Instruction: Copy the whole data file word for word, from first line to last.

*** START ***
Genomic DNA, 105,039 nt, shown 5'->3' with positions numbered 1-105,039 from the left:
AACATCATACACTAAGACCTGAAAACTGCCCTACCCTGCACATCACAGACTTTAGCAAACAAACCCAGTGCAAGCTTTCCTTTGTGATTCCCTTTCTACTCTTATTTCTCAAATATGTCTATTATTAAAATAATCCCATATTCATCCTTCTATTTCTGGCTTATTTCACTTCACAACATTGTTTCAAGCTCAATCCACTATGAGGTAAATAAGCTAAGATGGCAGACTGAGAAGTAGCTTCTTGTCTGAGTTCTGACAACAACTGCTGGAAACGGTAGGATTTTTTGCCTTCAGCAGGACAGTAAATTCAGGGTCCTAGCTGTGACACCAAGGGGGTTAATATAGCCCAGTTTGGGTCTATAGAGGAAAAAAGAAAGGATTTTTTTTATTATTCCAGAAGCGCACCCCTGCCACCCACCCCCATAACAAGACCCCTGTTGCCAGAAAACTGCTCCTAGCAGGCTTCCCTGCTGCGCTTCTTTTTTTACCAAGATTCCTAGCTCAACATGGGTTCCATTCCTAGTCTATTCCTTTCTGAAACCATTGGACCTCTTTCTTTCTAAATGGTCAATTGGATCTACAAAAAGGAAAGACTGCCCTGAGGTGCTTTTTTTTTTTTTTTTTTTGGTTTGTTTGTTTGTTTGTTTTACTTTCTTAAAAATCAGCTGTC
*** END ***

Genomic DNA, 105,039 nt, shown 5'->3' with positions numbered 1-105,039 from the left:
AACATCATACACTAAGACCTGAAAACTGCCCTACCCTGCACATCACAGACTTTAGCAAACAAACCCAGTGCAAGCTTTCCTTTGTGATTCCCTTTCTACTCTTATTTCTCAAATATGTCTATTATTAAAATAATCCCATATTCATCCTTCTATTTCTGGCTTATTTCACTTCACAACATTGTTTCAAGCTCAATCCACTATGAGGTAAATAAGCTAAGATGGCAGACTGAGAAGTAGCTTCTTGTCTGAGTTCTGACAACAACTGCTGGAAACGGTAGGATTTTTTGCCTTCAGCAGGACAGTAAATTCAGGGTCCTAGCTGTGACACCAAGGGGGTTAATATAGCCCAGTTTGGGTCTATAGAGGAAAAAAGAAAGGATTTTTTTTATTATTCCAGAAGCGCACCCCTGCCACCCACCCCCATAACAAGACCCCTGTTGCCAGAAAACTGCTCCTAGCAGGCTTCCCTGCTGCGCTTCTTTTTTTACCAAGATTCCTAGCTCAACATGGGTTCCATTCCTAGTCTATTCCTTTCTGAAACCATTGGACCTCTTTCTTTCTAAATGGTCAATTGGATCTACAAAAAGGAAAGACTGCCCTGAGGTGCTTTTTTTTTTTTTTTTTTTGGTTTGTTTGTTTGTTTGTTTTACTTTCTTAAAAATCAGCTGTC